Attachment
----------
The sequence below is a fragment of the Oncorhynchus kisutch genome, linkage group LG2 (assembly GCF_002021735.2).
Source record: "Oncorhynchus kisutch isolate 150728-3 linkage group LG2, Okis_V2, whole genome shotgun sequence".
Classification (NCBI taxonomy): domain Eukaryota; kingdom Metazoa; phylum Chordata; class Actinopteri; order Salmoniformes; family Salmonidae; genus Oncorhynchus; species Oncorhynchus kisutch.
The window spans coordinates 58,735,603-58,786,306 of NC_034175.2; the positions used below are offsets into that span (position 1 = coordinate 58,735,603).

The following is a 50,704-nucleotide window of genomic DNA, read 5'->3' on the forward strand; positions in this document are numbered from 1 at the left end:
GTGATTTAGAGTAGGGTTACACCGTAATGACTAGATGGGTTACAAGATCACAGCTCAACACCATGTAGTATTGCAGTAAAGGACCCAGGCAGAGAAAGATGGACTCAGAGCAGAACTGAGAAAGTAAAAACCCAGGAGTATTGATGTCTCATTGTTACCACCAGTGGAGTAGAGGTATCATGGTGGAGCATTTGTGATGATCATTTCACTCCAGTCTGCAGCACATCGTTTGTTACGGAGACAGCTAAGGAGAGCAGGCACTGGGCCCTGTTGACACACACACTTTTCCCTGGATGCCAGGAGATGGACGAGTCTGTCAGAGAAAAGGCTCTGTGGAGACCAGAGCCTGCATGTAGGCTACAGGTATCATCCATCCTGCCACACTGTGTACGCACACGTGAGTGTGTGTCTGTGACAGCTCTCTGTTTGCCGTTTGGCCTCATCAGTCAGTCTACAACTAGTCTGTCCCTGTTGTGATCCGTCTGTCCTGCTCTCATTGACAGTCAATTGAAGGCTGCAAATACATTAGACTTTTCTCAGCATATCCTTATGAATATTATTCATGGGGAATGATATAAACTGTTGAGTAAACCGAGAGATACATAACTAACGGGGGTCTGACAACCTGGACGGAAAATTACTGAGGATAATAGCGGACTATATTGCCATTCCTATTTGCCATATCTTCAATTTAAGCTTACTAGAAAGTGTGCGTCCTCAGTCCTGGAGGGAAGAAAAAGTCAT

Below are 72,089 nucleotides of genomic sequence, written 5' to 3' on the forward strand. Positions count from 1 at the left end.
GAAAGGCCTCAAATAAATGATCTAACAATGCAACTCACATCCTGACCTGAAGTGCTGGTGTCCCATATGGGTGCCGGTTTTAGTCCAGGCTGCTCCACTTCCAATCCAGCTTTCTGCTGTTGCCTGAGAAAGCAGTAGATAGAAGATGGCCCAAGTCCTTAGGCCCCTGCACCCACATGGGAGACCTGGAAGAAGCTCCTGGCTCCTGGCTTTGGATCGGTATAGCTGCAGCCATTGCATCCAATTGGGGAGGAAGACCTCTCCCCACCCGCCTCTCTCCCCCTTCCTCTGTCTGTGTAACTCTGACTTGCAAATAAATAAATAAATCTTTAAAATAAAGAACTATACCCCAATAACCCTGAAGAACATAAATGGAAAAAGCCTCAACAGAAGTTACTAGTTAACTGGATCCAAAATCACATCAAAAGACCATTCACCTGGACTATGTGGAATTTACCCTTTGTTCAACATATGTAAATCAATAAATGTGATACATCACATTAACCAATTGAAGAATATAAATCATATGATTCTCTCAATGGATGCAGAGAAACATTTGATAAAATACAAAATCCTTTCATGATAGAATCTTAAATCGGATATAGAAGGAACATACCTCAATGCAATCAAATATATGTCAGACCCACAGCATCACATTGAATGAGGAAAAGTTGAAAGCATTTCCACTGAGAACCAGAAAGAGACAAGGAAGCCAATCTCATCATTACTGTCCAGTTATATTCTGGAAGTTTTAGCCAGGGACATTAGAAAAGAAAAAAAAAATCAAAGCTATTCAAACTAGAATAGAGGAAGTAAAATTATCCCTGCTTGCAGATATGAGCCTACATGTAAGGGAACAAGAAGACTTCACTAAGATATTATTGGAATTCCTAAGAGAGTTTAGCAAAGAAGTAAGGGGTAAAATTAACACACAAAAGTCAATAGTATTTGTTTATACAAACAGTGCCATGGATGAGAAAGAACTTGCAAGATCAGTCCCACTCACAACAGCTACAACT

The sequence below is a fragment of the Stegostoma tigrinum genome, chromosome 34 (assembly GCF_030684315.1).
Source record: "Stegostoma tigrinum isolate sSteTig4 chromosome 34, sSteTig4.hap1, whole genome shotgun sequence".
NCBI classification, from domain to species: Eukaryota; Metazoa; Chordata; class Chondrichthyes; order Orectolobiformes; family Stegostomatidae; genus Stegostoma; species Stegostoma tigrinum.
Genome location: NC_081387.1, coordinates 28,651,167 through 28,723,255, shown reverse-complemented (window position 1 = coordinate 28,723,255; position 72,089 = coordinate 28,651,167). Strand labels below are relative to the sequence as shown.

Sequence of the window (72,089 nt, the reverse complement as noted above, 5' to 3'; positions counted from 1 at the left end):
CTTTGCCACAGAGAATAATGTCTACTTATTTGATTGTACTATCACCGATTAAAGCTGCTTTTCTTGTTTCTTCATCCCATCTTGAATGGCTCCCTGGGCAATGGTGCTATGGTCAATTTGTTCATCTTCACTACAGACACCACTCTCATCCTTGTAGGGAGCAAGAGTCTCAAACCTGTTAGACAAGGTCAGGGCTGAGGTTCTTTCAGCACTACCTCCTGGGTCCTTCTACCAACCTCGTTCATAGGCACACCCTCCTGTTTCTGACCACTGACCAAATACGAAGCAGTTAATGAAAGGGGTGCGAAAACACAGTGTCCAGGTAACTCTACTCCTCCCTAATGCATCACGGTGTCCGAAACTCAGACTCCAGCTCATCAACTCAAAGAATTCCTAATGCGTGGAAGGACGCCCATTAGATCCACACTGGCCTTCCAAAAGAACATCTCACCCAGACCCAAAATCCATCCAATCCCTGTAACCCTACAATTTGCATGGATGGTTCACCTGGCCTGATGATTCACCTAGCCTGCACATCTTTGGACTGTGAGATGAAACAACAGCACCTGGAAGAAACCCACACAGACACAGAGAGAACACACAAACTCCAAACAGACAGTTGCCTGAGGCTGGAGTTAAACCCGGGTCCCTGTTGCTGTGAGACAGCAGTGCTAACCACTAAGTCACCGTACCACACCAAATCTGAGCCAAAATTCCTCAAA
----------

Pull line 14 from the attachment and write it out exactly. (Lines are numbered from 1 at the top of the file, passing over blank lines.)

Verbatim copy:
CTTTGCCACAGAGAATAATGTCTACTTATTTGATTGTACTATCACCGATTAAAGCTGCTTTTCTTGTTTCTTCATCCCATCTTGAATGGCTCCCTGGGCAATGGTGCTATGGTCAATTTGTTCATCTTCACTACAGACACCACTCTCATCCTTGTAGGGAGCAAGAGTCTCAAACCTGTTAGACAAGGTCAGGGCTGAGGTTCTTTCAGCACTACCTCCTGGGTCCTTCTACCAACCTCGTTCATAGGCACACCCTCCTGTTTCTGACCACTGACCAAATACGAAGCAGTTAATGAAAGGGGTGCGAAAACACAGTGTCCAGGTAACTCTACTCCTCCCTAATGCATCACGGTGTCCGAAACTCAGACTCCAGCTCATCAACTCAAAGAATTCCTAATGCGTGGAAGGACGCCCATTAGATCCACACTGGCCTTCCAAAAGAACATCTCACCCAGACCCAAAATCCATCCAATCCCTGTAACCCTACAATTTGCATGGATGGTTCACCTGGCCTGATGATTCACCTAGCCTGCACATCTTTGGACTGTGAGATGAAACAACAGCACCTGGAAGAAACCCACACAGACACAGAGAGAACACACAAACTCCAAACAGACAGTTGCCTGAGGCTGGAGTTAAACCCGGGTCCCTGTTGCTGTGAGACAGCAGTGCTAACCACTAAGTCACCGTACCACACCAAATCTGAGCCAAAATTCCTCAAA